406 F.2d 50 (5th Cir. 1969), 26179, Salisbury v. Grimes

Docket Nº:26179.
Citation:406 F.2d 50
Party Name:Henry Cook SALISBURY, Appellant, v. T. Ralph GRIMES, Sheriff of Fulton County, Georgia, Appellee.
Case Date:January 14, 1969
Court:United States Courts of Appeals, Court of Appeals for the Fifth Circuit
 
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406 F.2d 50 (5th Cir. 1969)

Henry Cook SALISBURY, Appellant,

v.

T. Ralph GRIMES, Sheriff of Fulton County, Georgia, Appellee.

No. 26179.

United States Court of Appeals, Fifth Circuit.

January 14, 1969

Hoke Smith, William V. Hall, Jr., Atlanta, Ga., for appellant.

Lewis R. Slaton, Sol. Gen., J. Robert Sparks, J. Walter LeCraw, Tony H. Hight, Asst. Sols. Gen., Atlanta, Ga., for appellee.

Before BELL and COLEMAN, Circuit Judges, and BOYLE, District Judge.

COLEMAN, Circuit Judge:

This appeal is from the denial of federal habeas corpus relief to a prisoner, of the white race, convicted in the Georgia courts of armed robbery. We affirm.

Three separate juries have found Salisbury guilty as charged. The first conviction was reversed by the Georgia Supreme Court for an error in the trial instructions and because the prosecutor, in effect, commented on the failure of the defendant to testify, 221 Ga. 718, 146 S.E.2d 776. The second conviction was reversed for an erroneous restriction of the defendant's proof, 222 Ga. 549, 150 S.E.2d 819. The third conviction was affirmed, 223 Ga. 414, 156 S.E.2d 48. In none of these appeals did the defendant raise any challenge to the validity of the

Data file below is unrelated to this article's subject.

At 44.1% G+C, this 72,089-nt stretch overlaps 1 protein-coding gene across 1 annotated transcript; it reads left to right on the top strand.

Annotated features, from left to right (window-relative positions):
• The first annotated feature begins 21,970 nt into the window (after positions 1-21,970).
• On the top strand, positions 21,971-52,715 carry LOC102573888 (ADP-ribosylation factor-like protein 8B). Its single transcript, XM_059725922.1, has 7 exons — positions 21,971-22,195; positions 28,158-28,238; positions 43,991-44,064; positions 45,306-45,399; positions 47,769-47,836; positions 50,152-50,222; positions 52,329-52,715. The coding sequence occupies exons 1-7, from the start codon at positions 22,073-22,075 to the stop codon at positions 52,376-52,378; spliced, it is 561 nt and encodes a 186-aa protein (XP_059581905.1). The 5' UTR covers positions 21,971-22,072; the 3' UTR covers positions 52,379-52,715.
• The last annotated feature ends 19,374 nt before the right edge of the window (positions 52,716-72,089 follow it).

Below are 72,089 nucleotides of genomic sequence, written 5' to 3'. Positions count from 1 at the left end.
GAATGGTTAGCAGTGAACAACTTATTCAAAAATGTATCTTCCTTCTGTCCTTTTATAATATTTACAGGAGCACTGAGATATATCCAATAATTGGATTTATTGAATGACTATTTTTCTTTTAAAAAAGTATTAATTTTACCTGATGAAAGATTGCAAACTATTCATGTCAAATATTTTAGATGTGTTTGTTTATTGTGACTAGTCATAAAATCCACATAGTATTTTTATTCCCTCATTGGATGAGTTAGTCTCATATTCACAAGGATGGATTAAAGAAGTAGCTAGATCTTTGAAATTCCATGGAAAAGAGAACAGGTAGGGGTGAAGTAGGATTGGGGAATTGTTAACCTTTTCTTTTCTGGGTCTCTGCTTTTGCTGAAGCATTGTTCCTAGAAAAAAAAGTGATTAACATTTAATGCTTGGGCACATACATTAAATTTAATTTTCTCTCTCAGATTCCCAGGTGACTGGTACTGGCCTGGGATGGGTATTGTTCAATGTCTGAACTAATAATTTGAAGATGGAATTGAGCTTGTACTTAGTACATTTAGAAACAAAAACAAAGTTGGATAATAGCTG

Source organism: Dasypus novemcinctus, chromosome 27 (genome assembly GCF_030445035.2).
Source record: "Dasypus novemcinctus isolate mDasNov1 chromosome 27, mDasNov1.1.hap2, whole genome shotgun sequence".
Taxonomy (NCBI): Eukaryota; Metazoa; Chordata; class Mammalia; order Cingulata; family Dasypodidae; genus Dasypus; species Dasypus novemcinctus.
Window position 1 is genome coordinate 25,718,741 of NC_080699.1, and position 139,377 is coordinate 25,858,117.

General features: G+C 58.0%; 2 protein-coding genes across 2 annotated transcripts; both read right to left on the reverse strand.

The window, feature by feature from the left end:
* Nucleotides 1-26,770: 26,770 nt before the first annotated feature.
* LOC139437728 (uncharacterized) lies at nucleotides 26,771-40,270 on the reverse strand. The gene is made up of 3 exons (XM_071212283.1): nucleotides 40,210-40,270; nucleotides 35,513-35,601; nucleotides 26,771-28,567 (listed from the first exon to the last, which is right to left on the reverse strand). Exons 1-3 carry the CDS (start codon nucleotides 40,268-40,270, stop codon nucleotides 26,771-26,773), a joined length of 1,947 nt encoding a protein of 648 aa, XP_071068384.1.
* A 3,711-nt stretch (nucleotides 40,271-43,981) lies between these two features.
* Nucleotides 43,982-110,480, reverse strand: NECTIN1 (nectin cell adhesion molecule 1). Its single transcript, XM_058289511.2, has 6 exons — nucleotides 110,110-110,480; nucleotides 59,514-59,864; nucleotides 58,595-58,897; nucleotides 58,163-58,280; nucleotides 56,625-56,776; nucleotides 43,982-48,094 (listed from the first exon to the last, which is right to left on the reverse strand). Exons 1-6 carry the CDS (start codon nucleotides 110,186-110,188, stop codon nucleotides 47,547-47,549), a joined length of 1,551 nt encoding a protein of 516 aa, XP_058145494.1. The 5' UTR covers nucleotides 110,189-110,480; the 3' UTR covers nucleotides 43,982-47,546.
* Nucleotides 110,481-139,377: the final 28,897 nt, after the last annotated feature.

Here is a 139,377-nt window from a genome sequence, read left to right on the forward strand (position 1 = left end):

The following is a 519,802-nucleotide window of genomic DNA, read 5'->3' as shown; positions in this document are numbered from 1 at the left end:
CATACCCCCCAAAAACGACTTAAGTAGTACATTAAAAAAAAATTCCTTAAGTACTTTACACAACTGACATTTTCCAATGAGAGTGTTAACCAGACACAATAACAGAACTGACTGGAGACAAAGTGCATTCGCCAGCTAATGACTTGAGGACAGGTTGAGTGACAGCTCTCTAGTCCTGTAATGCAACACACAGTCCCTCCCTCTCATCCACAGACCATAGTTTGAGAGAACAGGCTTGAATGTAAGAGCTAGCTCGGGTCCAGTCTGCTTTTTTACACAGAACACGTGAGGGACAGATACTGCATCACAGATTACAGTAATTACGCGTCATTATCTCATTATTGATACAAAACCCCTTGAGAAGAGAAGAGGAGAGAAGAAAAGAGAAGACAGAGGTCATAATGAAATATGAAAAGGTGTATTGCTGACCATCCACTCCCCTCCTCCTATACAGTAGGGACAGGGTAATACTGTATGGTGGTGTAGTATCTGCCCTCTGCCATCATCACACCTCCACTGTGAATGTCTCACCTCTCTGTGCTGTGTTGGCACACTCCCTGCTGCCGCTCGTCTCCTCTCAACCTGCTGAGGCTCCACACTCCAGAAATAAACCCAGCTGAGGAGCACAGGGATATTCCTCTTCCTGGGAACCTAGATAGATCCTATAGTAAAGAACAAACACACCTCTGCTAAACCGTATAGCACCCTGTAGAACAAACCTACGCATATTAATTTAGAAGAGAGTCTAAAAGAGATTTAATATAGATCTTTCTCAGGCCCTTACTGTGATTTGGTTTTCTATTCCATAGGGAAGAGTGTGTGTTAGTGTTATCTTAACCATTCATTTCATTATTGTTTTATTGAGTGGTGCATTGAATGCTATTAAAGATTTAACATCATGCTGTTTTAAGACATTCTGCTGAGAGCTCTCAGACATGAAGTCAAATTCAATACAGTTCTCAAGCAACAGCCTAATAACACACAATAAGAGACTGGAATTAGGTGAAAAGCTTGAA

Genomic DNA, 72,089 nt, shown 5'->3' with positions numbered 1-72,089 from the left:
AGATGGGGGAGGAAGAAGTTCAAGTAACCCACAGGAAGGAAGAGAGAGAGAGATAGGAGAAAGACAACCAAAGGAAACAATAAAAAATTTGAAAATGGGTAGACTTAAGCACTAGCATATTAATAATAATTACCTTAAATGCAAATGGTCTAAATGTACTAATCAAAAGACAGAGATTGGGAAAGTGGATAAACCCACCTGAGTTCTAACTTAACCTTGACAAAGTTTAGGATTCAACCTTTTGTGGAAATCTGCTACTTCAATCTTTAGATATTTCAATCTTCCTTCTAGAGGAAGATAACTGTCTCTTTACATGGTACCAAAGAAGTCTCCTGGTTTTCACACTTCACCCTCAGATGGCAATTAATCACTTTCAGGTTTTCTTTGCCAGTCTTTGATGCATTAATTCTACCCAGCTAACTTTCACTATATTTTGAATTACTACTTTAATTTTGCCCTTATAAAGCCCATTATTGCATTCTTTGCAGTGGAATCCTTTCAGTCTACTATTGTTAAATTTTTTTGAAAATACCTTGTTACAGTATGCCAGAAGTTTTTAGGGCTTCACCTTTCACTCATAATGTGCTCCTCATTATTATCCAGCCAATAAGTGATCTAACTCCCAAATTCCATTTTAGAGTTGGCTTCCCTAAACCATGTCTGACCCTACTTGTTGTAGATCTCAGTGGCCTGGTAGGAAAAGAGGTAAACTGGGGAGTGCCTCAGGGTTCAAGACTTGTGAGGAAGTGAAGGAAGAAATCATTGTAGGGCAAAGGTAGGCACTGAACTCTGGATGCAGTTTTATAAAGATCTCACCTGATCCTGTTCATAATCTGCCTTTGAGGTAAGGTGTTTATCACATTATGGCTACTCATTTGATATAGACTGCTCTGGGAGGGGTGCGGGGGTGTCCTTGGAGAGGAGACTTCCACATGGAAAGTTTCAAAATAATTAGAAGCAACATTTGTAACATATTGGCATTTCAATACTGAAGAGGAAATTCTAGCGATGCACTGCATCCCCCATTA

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grand jury which indicted him or to the sentence imposed upon him.

In Georgia, the punishment of convicted felons is fixed by the trial jury within the limits prescribed by law, Ga.Code Ann., § 27-2502. The first jury fixed the penalty at ten years imprisonment, the second at twenty years, and the third at thirteen years. In the imposition of the thirteen year sentence the trial judge expressly ordered that credit be given for time spent in jail pending appeal.

Salisbury then unsuccessfully resorted to habeas corpus in the state courts, salisbury v. Grimes, 223 Ga. 776, 158 S.E.2d 412.

There, as here, he contended that his conviction and sentence violated the Fourtenth Amendment for two reasons:

First, that the grand jury that returned the indictment against the petitioner was drawn from a grand jury box illegally made up because of the use of a jury list from which Negro citizens had been systematically excluded or disproportionately included, and completing said jury box by the use of tax returns wherein taxpayers were segregated by race. The jury box was in fact disproportionate;

Second, that the thirteen year sentence was...

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